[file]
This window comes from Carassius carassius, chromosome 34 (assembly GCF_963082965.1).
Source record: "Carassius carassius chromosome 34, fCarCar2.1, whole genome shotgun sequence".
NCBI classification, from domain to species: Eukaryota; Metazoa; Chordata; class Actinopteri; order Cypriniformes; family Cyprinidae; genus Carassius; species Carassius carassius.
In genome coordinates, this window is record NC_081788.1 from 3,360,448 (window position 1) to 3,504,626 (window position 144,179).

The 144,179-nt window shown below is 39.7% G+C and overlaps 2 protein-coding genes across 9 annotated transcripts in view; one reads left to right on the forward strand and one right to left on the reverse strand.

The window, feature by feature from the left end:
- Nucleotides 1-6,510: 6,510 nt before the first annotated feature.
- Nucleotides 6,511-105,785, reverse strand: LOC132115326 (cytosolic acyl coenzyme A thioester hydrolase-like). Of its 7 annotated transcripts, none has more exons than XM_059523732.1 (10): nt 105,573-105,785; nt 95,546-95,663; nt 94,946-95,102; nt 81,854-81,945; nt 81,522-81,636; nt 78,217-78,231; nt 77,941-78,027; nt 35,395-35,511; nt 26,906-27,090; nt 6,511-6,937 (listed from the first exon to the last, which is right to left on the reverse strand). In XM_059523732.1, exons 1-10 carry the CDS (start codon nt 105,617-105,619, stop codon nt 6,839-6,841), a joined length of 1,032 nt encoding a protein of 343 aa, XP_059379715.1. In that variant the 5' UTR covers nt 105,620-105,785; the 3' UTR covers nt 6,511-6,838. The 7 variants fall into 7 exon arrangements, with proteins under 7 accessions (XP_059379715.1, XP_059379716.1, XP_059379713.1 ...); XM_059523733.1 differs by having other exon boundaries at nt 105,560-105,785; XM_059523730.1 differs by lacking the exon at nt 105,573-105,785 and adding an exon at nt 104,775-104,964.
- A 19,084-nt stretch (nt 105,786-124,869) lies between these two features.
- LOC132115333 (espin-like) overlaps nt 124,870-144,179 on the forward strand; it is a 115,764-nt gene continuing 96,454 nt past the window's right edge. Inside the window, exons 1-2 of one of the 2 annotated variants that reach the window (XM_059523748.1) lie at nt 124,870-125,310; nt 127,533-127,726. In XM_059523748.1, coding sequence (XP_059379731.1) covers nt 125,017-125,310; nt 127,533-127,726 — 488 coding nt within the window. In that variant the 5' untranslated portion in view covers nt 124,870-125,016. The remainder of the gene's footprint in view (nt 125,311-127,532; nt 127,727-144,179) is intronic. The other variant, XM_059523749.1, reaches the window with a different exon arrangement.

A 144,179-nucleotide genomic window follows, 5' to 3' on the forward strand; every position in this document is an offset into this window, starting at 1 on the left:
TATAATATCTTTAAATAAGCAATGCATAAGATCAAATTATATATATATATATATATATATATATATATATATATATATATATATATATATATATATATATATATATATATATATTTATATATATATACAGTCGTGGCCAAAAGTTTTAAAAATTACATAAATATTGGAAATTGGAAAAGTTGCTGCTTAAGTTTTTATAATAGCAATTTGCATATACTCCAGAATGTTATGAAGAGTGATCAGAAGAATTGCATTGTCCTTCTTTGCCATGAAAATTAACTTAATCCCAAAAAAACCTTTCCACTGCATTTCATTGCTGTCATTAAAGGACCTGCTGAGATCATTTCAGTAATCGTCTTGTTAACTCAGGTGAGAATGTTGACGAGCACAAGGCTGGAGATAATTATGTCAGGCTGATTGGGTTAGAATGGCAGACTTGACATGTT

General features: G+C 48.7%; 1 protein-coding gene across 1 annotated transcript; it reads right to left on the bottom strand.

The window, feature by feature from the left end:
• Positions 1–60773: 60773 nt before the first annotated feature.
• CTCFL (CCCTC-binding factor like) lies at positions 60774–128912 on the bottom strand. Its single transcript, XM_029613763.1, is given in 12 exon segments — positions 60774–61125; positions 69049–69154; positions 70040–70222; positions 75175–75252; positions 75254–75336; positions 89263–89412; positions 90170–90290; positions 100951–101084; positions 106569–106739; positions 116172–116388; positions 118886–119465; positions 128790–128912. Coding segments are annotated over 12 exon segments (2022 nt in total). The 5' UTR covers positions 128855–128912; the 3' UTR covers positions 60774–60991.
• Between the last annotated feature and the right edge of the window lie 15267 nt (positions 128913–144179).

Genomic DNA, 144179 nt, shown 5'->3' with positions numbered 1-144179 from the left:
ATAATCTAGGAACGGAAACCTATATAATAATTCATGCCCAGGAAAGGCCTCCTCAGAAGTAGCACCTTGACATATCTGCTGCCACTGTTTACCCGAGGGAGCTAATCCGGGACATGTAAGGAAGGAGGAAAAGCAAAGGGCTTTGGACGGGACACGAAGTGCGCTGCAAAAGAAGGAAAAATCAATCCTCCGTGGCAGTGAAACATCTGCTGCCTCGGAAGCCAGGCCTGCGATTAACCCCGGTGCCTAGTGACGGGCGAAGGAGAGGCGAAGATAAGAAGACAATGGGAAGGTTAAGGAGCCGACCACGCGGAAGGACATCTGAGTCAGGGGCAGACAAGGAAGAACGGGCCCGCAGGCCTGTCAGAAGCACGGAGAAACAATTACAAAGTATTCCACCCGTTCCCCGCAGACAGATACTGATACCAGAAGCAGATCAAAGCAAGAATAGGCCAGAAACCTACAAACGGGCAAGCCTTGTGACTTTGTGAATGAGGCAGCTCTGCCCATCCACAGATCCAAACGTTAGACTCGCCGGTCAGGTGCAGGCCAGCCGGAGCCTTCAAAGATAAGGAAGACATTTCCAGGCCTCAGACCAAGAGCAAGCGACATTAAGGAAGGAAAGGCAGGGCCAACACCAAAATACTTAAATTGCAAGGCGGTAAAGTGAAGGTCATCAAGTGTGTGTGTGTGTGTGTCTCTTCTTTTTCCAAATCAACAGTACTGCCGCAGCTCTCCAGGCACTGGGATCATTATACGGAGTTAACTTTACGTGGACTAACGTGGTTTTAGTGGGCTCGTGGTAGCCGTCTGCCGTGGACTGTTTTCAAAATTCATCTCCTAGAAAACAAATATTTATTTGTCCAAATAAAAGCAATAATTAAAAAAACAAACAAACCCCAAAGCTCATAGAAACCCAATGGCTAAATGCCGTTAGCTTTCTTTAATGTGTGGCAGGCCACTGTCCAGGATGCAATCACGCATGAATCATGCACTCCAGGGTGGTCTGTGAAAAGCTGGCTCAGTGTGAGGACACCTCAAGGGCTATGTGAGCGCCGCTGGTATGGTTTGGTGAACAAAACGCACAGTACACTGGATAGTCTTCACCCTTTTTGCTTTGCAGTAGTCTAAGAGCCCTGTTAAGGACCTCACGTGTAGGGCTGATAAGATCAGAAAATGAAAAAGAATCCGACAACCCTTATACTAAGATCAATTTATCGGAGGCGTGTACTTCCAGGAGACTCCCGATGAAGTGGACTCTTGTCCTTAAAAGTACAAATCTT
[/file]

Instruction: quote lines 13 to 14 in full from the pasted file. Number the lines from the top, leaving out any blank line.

General features: G+C 48.7%; 1 protein-coding gene across 1 annotated transcript; it reads right to left on the bottom strand.

The window, feature by feature from the left end: